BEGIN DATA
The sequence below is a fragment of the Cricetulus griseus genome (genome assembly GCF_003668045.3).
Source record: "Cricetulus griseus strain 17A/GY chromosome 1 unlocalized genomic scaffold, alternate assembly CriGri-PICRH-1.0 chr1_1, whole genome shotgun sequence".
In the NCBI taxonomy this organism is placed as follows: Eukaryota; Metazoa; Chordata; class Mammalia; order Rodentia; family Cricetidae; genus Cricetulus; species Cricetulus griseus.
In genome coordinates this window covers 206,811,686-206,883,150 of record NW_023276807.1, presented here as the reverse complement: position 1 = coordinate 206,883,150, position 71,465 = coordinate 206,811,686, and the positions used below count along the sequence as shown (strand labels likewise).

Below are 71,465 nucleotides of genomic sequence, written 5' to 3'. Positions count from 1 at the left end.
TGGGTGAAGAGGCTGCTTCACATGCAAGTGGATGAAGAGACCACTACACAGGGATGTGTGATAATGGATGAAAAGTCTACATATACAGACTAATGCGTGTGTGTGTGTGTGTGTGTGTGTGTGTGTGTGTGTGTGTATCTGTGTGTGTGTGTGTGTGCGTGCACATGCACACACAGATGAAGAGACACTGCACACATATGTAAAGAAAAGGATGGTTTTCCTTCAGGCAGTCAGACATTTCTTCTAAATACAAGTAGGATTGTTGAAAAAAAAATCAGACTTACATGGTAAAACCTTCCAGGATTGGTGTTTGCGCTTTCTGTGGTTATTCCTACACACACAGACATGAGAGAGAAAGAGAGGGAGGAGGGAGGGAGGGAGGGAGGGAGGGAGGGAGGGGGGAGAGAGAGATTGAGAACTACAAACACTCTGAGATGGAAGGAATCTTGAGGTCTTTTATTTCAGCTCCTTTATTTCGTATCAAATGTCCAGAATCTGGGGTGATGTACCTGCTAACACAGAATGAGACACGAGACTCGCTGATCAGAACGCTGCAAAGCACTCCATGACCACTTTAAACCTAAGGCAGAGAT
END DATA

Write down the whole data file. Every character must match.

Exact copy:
The sequence below is a fragment of the Cricetulus griseus genome (genome assembly GCF_003668045.3).
Source record: "Cricetulus griseus strain 17A/GY chromosome 1 unlocalized genomic scaffold, alternate assembly CriGri-PICRH-1.0 chr1_1, whole genome shotgun sequence".
In the NCBI taxonomy this organism is placed as follows: Eukaryota; Metazoa; Chordata; class Mammalia; order Rodentia; family Cricetidae; genus Cricetulus; species Cricetulus griseus.
In genome coordinates this window covers 206,811,686-206,883,150 of record NW_023276807.1, presented here as the reverse complement: position 1 = coordinate 206,883,150, position 71,465 = coordinate 206,811,686, and the positions used below count along the sequence as shown (strand labels likewise).

Below are 71,465 nucleotides of genomic sequence, written 5' to 3'. Positions count from 1 at the left end.
TGGGTGAAGAGGCTGCTTCACATGCAAGTGGATGAAGAGACCACTACACAGGGATGTGTGATAATGGATGAAAAGTCTACATATACAGACTAATGCGTGTGTGTGTGTGTGTGTGTGTGTGTGTGTGTGTGTGTGTATCTGTGTGTGTGTGTGTGTGCGTGCACATGCACACACAGATGAAGAGACACTGCACACATATGTAAAGAAAAGGATGGTTTTCCTTCAGGCAGTCAGACATTTCTTCTAAATACAAGTAGGATTGTTGAAAAAAAAATCAGACTTACATGGTAAAACCTTCCAGGATTGGTGTTTGCGCTTTCTGTGGTTATTCCTACACACACAGACATGAGAGAGAAAGAGAGGGAGGAGGGAGGGAGGGAGGGAGGGAGGGAGGGAGGGGGGAGAGAGAGATTGAGAACTACAAACACTCTGAGATGGAAGGAATCTTGAGGTCTTTTATTTCAGCTCCTTTATTTCGTATCAAATGTCCAGAATCTGGGGTGATGTACCTGCTAACACAGAATGAGACACGAGACTCGCTGATCAGAACGCTGCAAAGCACTCCATGACCACTTTAAACCTAAGGCAGAGAT